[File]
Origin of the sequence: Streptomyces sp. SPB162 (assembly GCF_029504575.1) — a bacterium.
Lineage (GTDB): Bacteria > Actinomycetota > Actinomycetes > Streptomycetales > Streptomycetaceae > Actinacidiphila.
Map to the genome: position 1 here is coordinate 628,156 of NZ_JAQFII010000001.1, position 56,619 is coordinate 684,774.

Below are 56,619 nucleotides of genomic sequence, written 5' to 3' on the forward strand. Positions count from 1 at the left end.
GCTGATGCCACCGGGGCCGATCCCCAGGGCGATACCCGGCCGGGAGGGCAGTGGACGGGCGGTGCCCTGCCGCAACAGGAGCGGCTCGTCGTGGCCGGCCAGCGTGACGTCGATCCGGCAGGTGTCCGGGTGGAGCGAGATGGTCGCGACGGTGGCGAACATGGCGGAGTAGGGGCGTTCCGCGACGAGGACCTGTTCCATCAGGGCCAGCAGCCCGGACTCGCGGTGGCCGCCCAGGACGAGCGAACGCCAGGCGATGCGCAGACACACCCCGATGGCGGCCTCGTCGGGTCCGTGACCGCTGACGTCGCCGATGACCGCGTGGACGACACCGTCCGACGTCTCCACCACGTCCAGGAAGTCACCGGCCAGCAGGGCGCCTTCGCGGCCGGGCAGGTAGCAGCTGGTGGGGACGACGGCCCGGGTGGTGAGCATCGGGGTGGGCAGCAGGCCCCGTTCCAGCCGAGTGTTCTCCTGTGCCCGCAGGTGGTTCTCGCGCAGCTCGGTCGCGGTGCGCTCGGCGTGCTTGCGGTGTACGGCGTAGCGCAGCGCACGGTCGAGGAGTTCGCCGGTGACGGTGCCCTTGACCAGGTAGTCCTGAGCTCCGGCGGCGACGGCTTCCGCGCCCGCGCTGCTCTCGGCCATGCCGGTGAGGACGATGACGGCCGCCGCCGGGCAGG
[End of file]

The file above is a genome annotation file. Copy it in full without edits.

Origin of the sequence: Streptomyces sp. SPB162 (assembly GCF_029504575.1) — a bacterium.
Lineage (GTDB): Bacteria > Actinomycetota > Actinomycetes > Streptomycetales > Streptomycetaceae > Actinacidiphila.
Map to the genome: position 1 here is coordinate 628,156 of NZ_JAQFII010000001.1, position 56,619 is coordinate 684,774.

Below are 56,619 nucleotides of genomic sequence, written 5' to 3' on the forward strand. Positions count from 1 at the left end.
GCTGATGCCACCGGGGCCGATCCCCAGGGCGATACCCGGCCGGGAGGGCAGTGGACGGGCGGTGCCCTGCCGCAACAGGAGCGGCTCGTCGTGGCCGGCCAGCGTGACGTCGATCCGGCAGGTGTCCGGGTGGAGCGAGATGGTCGCGACGGTGGCGAACATGGCGGAGTAGGGGCGTTCCGCGACGAGGACCTGTTCCATCAGGGCCAGCAGCCCGGACTCGCGGTGGCCGCCCAGGACGAGCGAACGCCAGGCGATGCGCAGACACACCCCGATGGCGGCCTCGTCGGGTCCGTGACCGCTGACGTCGCCGATGACCGCGTGGACGACACCGTCCGACGTCTCCACCACGTCCAGGAAGTCACCGGCCAGCAGGGCGCCTTCGCGGCCGGGCAGGTAGCAGCTGGTGGGGACGACGGCCCGGGTGGTGAGCATCGGGGTGGGCAGCAGGCCCCGTTCCAGCCGAGTGTTCTCCTGTGCCCGCAGGTGGTTCTCGCGCAGCTCGGTCGCGGTGCGCTCGGCGTGCTTGCGGTGTACGGCGTAGCGCAGCGCACGGTCGAGGAGTTCGCCGGTGACGGTGCCCTTGACCAGGTAGTCCTGAGCTCCGGCGGCGACGGCTTCCGCGCCCGCGCTGCTCTCGGCCATGCCGGTGAGGACGATGACGGCCGCCGCCGGGCAGG